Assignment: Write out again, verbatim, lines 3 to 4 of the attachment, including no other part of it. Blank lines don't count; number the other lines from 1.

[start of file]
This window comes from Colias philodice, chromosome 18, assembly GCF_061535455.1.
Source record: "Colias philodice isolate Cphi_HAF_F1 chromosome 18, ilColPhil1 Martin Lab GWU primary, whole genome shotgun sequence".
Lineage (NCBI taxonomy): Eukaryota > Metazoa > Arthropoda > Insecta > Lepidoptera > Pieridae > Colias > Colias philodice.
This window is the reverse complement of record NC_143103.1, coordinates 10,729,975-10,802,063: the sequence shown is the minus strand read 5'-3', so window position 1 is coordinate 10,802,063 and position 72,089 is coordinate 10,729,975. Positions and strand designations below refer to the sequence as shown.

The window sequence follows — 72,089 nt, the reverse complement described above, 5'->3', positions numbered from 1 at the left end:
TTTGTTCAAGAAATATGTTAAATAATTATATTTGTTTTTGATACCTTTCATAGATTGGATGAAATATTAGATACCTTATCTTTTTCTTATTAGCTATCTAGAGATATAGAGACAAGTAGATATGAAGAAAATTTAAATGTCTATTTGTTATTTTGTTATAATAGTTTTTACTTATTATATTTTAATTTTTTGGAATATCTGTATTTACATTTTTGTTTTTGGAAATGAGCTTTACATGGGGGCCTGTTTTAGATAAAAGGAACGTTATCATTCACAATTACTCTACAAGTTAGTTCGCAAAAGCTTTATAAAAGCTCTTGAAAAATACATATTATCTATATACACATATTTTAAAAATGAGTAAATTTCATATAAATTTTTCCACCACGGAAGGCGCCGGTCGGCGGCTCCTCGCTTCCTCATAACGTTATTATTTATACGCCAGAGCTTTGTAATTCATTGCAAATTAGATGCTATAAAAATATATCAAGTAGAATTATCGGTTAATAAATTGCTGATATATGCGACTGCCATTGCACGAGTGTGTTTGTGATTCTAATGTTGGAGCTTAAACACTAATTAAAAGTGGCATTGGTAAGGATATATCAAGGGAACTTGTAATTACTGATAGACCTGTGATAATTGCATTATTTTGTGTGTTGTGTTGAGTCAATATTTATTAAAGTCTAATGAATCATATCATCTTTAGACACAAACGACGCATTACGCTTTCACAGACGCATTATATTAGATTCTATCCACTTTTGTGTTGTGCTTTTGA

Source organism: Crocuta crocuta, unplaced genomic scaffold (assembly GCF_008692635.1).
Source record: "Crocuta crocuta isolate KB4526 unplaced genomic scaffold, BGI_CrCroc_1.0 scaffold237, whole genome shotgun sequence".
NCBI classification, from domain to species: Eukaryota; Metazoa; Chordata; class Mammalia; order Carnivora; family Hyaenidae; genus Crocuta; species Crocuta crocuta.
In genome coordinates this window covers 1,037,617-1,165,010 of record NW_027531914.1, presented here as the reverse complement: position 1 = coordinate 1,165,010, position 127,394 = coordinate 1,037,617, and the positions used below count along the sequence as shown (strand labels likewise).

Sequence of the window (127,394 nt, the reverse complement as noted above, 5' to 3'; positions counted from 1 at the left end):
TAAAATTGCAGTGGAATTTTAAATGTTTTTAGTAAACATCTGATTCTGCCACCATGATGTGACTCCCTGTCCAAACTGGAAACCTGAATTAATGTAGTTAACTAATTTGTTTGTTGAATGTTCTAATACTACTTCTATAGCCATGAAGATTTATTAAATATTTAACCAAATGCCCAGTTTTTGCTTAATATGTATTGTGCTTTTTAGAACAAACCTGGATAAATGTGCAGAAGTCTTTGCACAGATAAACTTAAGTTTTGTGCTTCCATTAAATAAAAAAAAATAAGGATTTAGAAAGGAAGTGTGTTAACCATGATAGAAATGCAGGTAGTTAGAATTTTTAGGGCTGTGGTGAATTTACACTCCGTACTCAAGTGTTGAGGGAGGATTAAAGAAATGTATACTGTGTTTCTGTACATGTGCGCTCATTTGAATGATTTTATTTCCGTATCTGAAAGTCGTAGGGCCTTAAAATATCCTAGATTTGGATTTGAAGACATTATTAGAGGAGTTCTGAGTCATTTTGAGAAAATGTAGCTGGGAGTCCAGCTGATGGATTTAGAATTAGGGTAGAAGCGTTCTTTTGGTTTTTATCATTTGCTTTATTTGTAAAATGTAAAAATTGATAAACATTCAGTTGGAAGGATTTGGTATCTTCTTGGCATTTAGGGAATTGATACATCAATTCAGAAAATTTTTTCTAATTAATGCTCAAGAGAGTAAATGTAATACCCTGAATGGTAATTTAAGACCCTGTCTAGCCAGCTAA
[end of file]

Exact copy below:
Lineage (NCBI taxonomy): Eukaryota > Metazoa > Arthropoda > Insecta > Lepidoptera > Pieridae > Colias > Colias philodice.
This window is the reverse complement of record NC_143103.1, coordinates 10,729,975-10,802,063: the sequence shown is the minus strand read 5'-3', so window position 1 is coordinate 10,802,063 and position 72,089 is coordinate 10,729,975. Positions and strand designations below refer to the sequence as shown.